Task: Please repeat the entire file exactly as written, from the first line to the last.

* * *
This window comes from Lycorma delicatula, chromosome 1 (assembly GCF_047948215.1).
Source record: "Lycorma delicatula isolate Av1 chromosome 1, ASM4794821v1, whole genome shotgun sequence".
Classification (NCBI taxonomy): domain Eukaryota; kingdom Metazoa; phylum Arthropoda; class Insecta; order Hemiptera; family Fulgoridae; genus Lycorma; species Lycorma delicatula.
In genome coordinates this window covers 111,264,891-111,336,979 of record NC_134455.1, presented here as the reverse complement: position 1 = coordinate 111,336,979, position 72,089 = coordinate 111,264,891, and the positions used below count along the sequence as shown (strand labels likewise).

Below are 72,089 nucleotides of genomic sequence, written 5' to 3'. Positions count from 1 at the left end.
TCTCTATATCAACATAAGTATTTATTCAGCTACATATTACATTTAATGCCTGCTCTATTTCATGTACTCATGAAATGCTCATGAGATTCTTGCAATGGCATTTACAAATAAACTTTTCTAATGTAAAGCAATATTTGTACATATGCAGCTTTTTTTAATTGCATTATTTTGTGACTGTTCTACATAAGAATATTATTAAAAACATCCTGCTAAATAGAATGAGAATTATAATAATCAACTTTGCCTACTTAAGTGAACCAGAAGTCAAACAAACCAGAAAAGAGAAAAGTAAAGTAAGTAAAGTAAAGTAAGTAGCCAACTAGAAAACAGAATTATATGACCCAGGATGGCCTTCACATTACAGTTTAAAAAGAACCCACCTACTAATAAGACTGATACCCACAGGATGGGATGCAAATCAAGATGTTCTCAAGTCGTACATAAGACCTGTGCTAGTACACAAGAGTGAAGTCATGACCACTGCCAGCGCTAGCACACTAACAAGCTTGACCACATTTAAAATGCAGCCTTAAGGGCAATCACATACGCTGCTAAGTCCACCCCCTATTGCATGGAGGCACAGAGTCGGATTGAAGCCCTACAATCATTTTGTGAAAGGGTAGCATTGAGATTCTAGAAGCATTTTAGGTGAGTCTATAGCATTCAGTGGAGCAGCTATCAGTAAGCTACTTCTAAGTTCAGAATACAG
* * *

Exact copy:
This window comes from Lycorma delicatula, chromosome 1 (assembly GCF_047948215.1).
Source record: "Lycorma delicatula isolate Av1 chromosome 1, ASM4794821v1, whole genome shotgun sequence".
Classification (NCBI taxonomy): domain Eukaryota; kingdom Metazoa; phylum Arthropoda; class Insecta; order Hemiptera; family Fulgoridae; genus Lycorma; species Lycorma delicatula.
In genome coordinates this window covers 111,264,891-111,336,979 of record NC_134455.1, presented here as the reverse complement: position 1 = coordinate 111,336,979, position 72,089 = coordinate 111,264,891, and the positions used below count along the sequence as shown (strand labels likewise).

Below are 72,089 nucleotides of genomic sequence, written 5' to 3'. Positions count from 1 at the left end.
TCTCTATATCAACATAAGTATTTATTCAGCTACATATTACATTTAATGCCTGCTCTATTTCATGTACTCATGAAATGCTCATGAGATTCTTGCAATGGCATTTACAAATAAACTTTTCTAATGTAAAGCAATATTTGTACATATGCAGCTTTTTTTAATTGCATTATTTTGTGACTGTTCTACATAAGAATATTATTAAAAACATCCTGCTAAATAGAATGAGAATTATAATAATCAACTTTGCCTACTTAAGTGAACCAGAAGTCAAACAAACCAGAAAAGAGAAAAGTAAAGTAAGTAAAGTAAAGTAAGTAGCCAACTAGAAAACAGAATTATATGACCCAGGATGGCCTTCACATTACAGTTTAAAAAGAACCCACCTACTAATAAGACTGATACCCACAGGATGGGATGCAAATCAAGATGTTCTCAAGTCGTACATAAGACCTGTGCTAGTACACAAGAGTGAAGTCATGACCACTGCCAGCGCTAGCACACTAACAAGCTTGACCACATTTAAAATGCAGCCTTAAGGGCAATCACATACGCTGCTAAGTCCACCCCCTATTGCATGGAGGCACAGAGTCGGATTGAAGCCCTACAATCATTTTGTGAAAGGGTAGCATTGAGATTCTAGAAGCATTTTAGGTGAGTCTATAGCATTCAGTGGAGCAGCTATCAGTAAGCTACTTCTAAGTTCAGAATACAG